Tag Archives: History Lessons

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“The technological ability to build 100-story buildings on every square inch of the face of the earth–whether it be Madison Avenue, Times Square, or the plains of Kansas–is not necessarily a mandate to do so.”

Adele Chatfield-Taylor, founder/former executive director of New York Landmarks Preservation Foundation
(taken from my textbook on Historic Preservation)

The Evolution of Servitude

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A generally accepted fact of history is that a culture’s art and architecture are highly representative of the culture itself.  This is often because these areas are where people put their money, if they have any.

Caryatids in Greece

In ancient times (think ancient Greece), it was considered a symbol of shame and subordination to be built into a column.  Frequently, men and women acting as supports for a structure are seen in the ruins of the ancient world.  Columns of men are called any of the following: atlases, atlantes, atlantids, telamons, or Persians; women are simply caryatids.  The last title for the male columns–Persians–should be a direct tipoff, if any of you readers know Greek history [1].  To be forced to hold up a column was humiliating (Atlas was being punished by being forced to hold up the world).  It was a form of enslavement, of humiliation, and of subjugation.

Saints built into the relief “columns” beneath the tympanum of one of the portals of Notre Dame de Paris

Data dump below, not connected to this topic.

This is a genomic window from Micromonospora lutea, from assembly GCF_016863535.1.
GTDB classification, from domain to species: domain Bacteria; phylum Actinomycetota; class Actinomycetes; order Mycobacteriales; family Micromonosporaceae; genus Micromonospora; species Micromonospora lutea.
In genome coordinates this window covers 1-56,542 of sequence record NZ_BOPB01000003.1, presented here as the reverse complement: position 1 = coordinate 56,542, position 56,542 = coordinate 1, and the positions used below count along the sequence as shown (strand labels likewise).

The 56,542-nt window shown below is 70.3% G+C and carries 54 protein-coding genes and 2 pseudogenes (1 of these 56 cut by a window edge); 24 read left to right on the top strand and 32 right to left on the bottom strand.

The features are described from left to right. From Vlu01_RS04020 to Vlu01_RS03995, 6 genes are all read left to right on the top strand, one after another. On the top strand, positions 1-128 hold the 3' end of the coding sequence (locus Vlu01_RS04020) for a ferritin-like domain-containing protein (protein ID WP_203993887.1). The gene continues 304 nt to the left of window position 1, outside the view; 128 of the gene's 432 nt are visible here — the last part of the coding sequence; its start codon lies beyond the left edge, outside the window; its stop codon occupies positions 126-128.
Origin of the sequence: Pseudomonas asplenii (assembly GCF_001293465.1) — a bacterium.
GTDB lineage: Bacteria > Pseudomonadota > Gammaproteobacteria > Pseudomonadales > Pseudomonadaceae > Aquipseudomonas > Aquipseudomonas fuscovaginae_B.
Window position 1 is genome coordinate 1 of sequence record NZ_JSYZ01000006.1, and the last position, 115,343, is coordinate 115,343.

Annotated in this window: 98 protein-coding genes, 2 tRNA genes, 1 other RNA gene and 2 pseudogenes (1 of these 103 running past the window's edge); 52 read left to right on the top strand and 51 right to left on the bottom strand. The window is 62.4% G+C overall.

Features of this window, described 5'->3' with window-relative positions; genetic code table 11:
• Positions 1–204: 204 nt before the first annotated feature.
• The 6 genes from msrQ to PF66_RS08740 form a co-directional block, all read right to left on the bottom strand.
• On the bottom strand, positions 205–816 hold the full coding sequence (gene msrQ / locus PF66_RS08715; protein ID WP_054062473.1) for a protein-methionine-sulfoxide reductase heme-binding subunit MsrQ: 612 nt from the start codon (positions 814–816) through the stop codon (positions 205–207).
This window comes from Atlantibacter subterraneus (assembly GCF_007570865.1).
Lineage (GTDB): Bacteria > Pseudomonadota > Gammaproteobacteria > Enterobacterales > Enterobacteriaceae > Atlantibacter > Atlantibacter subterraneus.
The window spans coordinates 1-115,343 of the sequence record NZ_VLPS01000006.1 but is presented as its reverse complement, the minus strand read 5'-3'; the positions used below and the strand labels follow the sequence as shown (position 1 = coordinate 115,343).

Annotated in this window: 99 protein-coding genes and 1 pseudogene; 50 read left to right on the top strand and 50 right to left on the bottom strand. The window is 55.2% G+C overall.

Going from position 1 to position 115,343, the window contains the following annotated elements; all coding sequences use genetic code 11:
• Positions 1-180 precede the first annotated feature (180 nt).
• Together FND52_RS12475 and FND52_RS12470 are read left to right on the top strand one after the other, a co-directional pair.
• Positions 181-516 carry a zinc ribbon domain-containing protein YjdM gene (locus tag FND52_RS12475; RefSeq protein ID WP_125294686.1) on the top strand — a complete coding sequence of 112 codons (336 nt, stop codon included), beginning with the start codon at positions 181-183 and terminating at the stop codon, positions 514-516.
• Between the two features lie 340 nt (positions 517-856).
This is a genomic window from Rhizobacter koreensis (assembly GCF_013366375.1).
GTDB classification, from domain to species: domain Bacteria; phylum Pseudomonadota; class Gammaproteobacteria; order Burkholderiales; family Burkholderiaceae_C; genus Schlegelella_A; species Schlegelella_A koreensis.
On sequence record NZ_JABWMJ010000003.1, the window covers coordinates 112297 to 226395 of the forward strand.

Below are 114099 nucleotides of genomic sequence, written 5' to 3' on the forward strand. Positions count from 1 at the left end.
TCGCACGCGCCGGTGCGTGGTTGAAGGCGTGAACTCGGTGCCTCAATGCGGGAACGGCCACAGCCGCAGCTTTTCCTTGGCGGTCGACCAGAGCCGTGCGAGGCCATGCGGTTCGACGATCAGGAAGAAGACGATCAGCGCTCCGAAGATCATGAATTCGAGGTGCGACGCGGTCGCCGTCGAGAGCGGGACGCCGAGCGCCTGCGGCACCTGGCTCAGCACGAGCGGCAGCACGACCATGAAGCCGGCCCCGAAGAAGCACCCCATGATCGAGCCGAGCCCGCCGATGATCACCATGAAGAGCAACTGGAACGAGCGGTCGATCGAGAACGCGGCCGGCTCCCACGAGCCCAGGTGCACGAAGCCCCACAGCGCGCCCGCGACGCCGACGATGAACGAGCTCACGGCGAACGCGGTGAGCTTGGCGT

However, this entire mindset was wholly subverted with the teachings of Christ.  Jesus, who himself lived to serve, encouraged his followers to be servants as well.  As such, the piteously humiliating role of the servant/slave was subverted into a beautifully humbling role.  Instead of slaves being built into the columns of buildings, saints were.  Instead of being subjugated and diminished, the people at the bottom of the columns were glorified by being considered the foundations of the building.  The saints were not struggling beneath the crushing weight of the roof; with the help of God’s grace, they held up the church.

That is, hopefully, our role as members of the Church; we will become saints with the great honour of helping to hold it up.  And we won’t struggle with the weight because we will be imbued with God’s grace.

 

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1. The Greco-Persian Wars, also simply called the Persian Wars, took place during the 5th century BC and contained the famous Battle of Marathon, where the Greeks crushed the Persians with a smaller army, fewer deaths, and better strategy.